Anatole F. Krattiger moderating one of the plenary discussions.

In preparation for the biosafety workshop, two scientists from the region—one each from Thailand and Malaysia—undertook a two-week study visit to the University of Hawaii and Monsanto, USA. The two most advanced countries in the development of transgenic papayas, Thailand and Malaysia, serve as regional hubs of the papaya network. They are anticipated to conduct the first field trials of their own transgenic papayas in the region. The internship was designed so that Thailand and Malaysia would be able to make a comprehensive assessment of all pertinent biosafety aspects for the development and commercialization of transgenic papayas based on the US experience. Their work would also make it possible for them to prepare an appropriate field trial application for transgenic papayas following their respective country guidelines and to assist other network member countries in preparing their own field trial guidelines.

Finally, the biosafety workshop was organized and held in Awana Genting Highlands, Malaysia, on 14-16 December 1998. The activity was coorganized and cosponsored by ISAAA, MARDI, and GMAC of Malaysia, with support from the Rockefeller Foundation.

 Workshop Objectives

  • Formulate applications and protocols for field testing transgenic papayas in the member countries of the network in Southeast Asia in conformity with existing national biosafety regulations that could also serve as models for field testing other important transgenic crops in the region

  • Share information and experiences between and among countries within and outside the region on biosafety regulations and their applications—particularly for papaya and other crops of importance to Southeast Asia

  • Encourage and promote multi-stakeholder participation in ensuring the safe and responsible development, introduction, and use of transgenic crops in Southeast Asia

  • Help enhance the capacity of national programs of member countries of the network to identify and effectively address key biosafety aspects of working with transgenic crops

  • Promote regional and international cooperation in biosafety and food safety regulations for products derived from agri-biotechnology

Workshop Outputs

  • Completed applications and protocols for field testing transgenic papayas in member countries of the network. A harmonized reference document for preparing and reviewing field trials of transgenic crops in Southeast Asia was also drawn up.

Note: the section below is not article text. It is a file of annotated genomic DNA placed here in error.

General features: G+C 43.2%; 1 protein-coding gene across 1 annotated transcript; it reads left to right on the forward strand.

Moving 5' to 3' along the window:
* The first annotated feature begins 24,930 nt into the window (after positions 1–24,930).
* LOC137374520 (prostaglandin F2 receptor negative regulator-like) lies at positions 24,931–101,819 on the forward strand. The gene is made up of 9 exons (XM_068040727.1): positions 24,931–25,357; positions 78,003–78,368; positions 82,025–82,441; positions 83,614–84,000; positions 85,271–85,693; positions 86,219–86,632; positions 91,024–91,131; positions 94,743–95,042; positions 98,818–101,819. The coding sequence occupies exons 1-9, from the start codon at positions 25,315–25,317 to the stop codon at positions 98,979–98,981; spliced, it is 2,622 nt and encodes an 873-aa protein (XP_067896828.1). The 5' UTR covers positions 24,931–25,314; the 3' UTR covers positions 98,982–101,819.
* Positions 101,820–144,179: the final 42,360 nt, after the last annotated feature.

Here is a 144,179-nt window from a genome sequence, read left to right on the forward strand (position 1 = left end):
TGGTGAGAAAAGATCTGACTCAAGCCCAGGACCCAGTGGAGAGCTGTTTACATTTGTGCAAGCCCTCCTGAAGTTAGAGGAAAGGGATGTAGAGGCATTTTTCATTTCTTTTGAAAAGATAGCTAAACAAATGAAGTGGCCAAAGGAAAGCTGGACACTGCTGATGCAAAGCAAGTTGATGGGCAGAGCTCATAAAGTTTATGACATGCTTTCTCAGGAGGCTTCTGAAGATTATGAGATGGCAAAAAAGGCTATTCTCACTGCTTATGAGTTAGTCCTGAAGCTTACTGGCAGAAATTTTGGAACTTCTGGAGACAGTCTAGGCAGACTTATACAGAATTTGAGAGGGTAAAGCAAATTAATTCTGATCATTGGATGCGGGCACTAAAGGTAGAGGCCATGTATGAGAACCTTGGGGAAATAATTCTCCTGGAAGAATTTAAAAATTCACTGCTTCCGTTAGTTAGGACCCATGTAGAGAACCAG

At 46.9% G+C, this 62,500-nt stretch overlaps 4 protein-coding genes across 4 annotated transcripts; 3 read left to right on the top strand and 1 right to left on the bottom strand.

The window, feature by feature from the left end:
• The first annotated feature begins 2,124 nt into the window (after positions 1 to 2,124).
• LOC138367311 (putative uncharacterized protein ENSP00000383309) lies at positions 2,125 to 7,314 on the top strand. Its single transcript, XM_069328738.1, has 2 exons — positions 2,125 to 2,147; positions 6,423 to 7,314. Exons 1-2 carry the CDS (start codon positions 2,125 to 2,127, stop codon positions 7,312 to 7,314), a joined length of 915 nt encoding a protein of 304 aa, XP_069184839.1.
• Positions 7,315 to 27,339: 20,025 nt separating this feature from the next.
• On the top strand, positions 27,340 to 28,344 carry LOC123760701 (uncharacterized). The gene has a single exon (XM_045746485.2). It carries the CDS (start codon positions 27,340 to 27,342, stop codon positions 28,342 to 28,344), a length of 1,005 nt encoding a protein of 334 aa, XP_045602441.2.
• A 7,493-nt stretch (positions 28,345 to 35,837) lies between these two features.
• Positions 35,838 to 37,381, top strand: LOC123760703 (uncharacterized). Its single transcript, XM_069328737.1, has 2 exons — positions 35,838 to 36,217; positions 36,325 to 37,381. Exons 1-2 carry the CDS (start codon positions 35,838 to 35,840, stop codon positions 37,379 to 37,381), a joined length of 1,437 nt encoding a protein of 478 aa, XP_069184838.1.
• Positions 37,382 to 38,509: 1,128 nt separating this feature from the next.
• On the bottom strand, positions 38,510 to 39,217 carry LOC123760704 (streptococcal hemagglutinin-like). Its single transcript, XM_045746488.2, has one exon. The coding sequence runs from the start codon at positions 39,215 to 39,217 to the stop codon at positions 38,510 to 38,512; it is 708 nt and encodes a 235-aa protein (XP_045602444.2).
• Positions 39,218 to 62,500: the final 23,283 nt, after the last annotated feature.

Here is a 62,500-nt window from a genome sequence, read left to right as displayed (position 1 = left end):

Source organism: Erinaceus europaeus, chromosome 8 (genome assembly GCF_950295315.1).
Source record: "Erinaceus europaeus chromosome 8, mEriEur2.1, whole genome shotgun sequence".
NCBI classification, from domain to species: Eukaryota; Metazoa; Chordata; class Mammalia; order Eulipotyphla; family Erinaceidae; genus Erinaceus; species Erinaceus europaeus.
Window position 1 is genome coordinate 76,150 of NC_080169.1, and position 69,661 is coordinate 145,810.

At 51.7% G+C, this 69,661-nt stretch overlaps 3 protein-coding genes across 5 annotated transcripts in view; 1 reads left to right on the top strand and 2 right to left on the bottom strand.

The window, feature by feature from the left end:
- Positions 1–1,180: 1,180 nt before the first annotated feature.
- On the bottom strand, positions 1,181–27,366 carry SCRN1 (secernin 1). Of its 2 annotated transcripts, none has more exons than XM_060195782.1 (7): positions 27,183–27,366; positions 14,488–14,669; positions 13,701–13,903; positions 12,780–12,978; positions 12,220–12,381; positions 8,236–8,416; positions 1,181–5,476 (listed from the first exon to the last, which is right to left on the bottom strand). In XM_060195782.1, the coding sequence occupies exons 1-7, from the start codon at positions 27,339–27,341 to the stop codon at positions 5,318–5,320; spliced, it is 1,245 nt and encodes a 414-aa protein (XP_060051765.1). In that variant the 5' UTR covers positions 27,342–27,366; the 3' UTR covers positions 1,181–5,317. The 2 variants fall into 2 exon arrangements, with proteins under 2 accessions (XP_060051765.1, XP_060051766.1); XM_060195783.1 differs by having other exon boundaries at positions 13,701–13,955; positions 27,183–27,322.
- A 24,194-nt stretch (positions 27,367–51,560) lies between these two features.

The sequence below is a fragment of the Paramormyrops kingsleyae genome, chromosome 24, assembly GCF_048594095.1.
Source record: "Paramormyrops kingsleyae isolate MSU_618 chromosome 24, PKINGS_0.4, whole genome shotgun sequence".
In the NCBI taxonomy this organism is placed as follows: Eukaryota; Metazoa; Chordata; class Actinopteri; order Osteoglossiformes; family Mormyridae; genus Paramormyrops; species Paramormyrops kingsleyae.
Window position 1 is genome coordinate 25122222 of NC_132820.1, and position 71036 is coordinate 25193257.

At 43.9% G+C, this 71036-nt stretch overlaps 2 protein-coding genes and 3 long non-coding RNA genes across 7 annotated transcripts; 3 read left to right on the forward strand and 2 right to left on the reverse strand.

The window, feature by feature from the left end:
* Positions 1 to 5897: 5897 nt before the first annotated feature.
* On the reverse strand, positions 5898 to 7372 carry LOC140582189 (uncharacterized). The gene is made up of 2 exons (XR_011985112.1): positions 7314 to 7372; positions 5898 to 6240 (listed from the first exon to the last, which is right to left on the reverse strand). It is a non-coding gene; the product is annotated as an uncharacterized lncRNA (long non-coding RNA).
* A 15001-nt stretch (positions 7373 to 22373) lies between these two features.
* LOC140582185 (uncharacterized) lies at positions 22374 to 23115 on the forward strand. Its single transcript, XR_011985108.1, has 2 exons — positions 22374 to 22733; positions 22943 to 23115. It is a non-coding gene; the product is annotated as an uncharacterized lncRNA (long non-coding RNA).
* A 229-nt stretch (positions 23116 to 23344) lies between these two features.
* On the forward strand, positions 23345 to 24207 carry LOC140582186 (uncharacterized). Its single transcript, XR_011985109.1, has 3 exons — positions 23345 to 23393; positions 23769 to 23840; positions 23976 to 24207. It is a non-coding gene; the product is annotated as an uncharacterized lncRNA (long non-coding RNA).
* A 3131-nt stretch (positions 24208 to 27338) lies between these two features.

• Information, knowledge, and experience on biosafety regulations and experiences of selected countries within and outside the region were shared.

  • Active and sustained participation of different stakeholders in ensuring safe and responsible development, introduction, and/or use of transgenic crops in the region.

  • Enhanced institutional capacity of national programs and regulatory bodies to address biosafety concerns on transgenic crops and products.

  • Increased national, regional, and international cooperation on biosafety and related regulations for agri-biotechnology.

Thus, direct benefits from the biosafety capacity-building activities include the following:

  • The establishment of permanent and well-prepared members, advisers, and/or resource persons on biosafety committees who possess common understanding that will lead to more harmonized regional approaches,

  • The creation of an invisible college in the Southeast Asian region for facilitating the effective review of field trial applications,

  • Enhanced cooperation between countries in the sharing, joint development, and adoption of agri-biotechnology applications,

  • Increased absorptive capacity for national programs to acquire, transfer, and adopt agri-biotechnology products.

These proceedings document and present the activities and outputs of the initial biosafety capacity-building in support of the Papaya Biotechnology Network of Southeast Asia.